Charlotte Macdonald, an associate solicitor in Stone King’s international and cross border team, sets out a number of scenarios that a British owner of French property may encounter.
Over a 12-part series of articles Charlotte will cover topics such as how to buy your property as a couple (jointly or not), the different legal implications for a married couple and a civil partnership, and what happens to the property on your death, including who it will pass to and what succession tax consequences there might be.
Scenario Four – There is a trust in my will, can this be subject to Inheritance Tax in France?
Dennis is English, living in Poole in Dorset. He is married and has adult children from his previous relationship who also live in England. His daughter, Dorothy is having marital problems and he fears that her marriage will soon end in divorce. Dennis’ estate consists of his property in Poole, as well as a property in the Champagne region of France. He also has savings and investments in the UK and France.
Dennis wants to prevent his son-in-law from getting anything should Dorothy’s marriage end in divorce after his death.
He visited his local solicitor, who although deals with wills, is not a cross-border specialist. His solicitor’s advice was for Dennis to incorporate a discretionary trust into his will.
A discretionary trust is a flexible trust which allows the settlor (Dennis) to list a group of potential beneficiaries and allow for the income and capital of the trust fund to be distributed to them in accordance with the trustees’ discretion. Since none of the listed beneficiaries would have an automatic right to income or capital from the trust, it is often used to protect assets of the family from future divorce proceedings.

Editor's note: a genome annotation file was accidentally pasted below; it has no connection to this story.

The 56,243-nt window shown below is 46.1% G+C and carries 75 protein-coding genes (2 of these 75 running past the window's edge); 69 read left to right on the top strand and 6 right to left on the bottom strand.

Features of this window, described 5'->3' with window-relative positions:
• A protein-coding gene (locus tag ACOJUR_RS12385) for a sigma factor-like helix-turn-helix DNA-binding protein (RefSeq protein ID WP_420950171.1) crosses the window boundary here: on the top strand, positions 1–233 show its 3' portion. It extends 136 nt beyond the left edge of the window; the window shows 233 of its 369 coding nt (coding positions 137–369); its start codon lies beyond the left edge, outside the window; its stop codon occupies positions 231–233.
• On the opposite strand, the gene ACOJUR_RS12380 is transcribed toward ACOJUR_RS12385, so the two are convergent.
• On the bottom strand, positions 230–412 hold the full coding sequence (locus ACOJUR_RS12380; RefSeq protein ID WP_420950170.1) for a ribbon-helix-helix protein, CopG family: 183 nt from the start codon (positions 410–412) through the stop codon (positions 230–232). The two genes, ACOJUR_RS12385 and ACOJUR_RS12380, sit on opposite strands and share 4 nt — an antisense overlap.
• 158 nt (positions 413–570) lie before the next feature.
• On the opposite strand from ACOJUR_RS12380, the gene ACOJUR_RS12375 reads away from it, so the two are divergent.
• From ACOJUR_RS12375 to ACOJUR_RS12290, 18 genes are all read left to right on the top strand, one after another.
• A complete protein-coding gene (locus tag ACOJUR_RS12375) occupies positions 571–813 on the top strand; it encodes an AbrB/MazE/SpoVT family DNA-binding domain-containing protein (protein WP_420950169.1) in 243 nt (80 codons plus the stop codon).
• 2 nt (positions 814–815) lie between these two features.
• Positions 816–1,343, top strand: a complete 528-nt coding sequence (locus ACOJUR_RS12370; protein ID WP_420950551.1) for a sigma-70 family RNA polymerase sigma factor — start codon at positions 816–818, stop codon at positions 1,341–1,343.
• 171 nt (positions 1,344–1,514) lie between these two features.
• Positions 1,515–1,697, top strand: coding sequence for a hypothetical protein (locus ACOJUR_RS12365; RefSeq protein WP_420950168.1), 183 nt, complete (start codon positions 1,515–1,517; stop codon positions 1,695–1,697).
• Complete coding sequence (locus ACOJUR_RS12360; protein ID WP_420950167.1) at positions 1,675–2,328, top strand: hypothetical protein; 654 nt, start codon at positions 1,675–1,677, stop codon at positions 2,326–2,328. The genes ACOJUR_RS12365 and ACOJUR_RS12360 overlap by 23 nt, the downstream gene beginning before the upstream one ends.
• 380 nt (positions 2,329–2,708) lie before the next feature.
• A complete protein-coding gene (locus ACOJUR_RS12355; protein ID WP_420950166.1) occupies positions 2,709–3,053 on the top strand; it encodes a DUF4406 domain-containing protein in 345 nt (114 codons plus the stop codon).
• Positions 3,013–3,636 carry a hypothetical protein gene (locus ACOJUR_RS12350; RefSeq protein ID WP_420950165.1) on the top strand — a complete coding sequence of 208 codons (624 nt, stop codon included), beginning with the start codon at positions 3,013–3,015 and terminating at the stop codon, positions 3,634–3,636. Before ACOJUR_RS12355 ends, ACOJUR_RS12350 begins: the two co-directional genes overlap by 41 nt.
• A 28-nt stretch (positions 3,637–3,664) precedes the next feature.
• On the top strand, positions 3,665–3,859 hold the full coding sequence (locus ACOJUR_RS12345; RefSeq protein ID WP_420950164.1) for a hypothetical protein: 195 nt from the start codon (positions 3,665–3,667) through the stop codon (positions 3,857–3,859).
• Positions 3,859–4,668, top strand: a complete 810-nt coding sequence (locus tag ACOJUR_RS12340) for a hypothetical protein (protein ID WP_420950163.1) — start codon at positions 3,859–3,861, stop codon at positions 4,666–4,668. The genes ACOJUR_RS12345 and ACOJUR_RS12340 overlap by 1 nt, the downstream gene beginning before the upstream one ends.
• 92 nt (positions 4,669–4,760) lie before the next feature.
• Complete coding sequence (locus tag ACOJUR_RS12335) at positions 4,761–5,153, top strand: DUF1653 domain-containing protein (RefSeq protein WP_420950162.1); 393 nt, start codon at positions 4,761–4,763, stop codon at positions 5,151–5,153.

Taxation of trusts in France
It wasn’t until new legislation was brought in on July 2011 that trusts became subject to French tax law. Ever since then, where a trust contains a property in France, or when any one of the settlor, trustee or beneficiary is tax resident in France, that trust will be subject to French tax law.
On Dennis’ death, the discretionary trust will come into existence and the French property will form part of the trust assets.
As the French property forms part of the trust, the French revenue will tax its value dependent on the beneficiary’s relationship with the deceased. However as it is not possible to say definitely who the beneficiary/ies will be in a discretionary trust, the trustees and beneficiaries will be jointly liable to pay the tax – and this could be at the rate of 45%-60%.
By contrast if the French property had passed directly to Dennis’ daughter, she would receive a tax free allowance of up to €100,000 and pay tax between 5%-45%.
What is more, if the trust assets are not distributed and the trust remains in place, there is an obligation for trustees to declare the existence of the trust to the French tax authorities. There is also a further ongoing obligation to report annually or whenever there is a ‘triggering event’. Failure to do so may result in harsh penalties.
What does this mean for Dennis?
Since trusts are taxed differently in France, Dennis should obtain professional advice from a cross- border specialist before finalising his will. He may be better advised to have separate wills, one for his English estate and another for his French estate, the latter excluding the use of any trusts. This way, he may be able to mitigate the payment of high rates of French inheritance tax on trust assets.
Scenario 3 – I have property in England and France. I don’t want to leave anything to my children in my will. Can I do this?
Scenario 2 – Leaving French Assets to Step-Children
For more information please contact Charlotte Macdonald, Dan Harris or Raquel Ugalde at Stone King LLP either by calling +44(0)1225 337599, or by emailing: firstname.lastname@example.org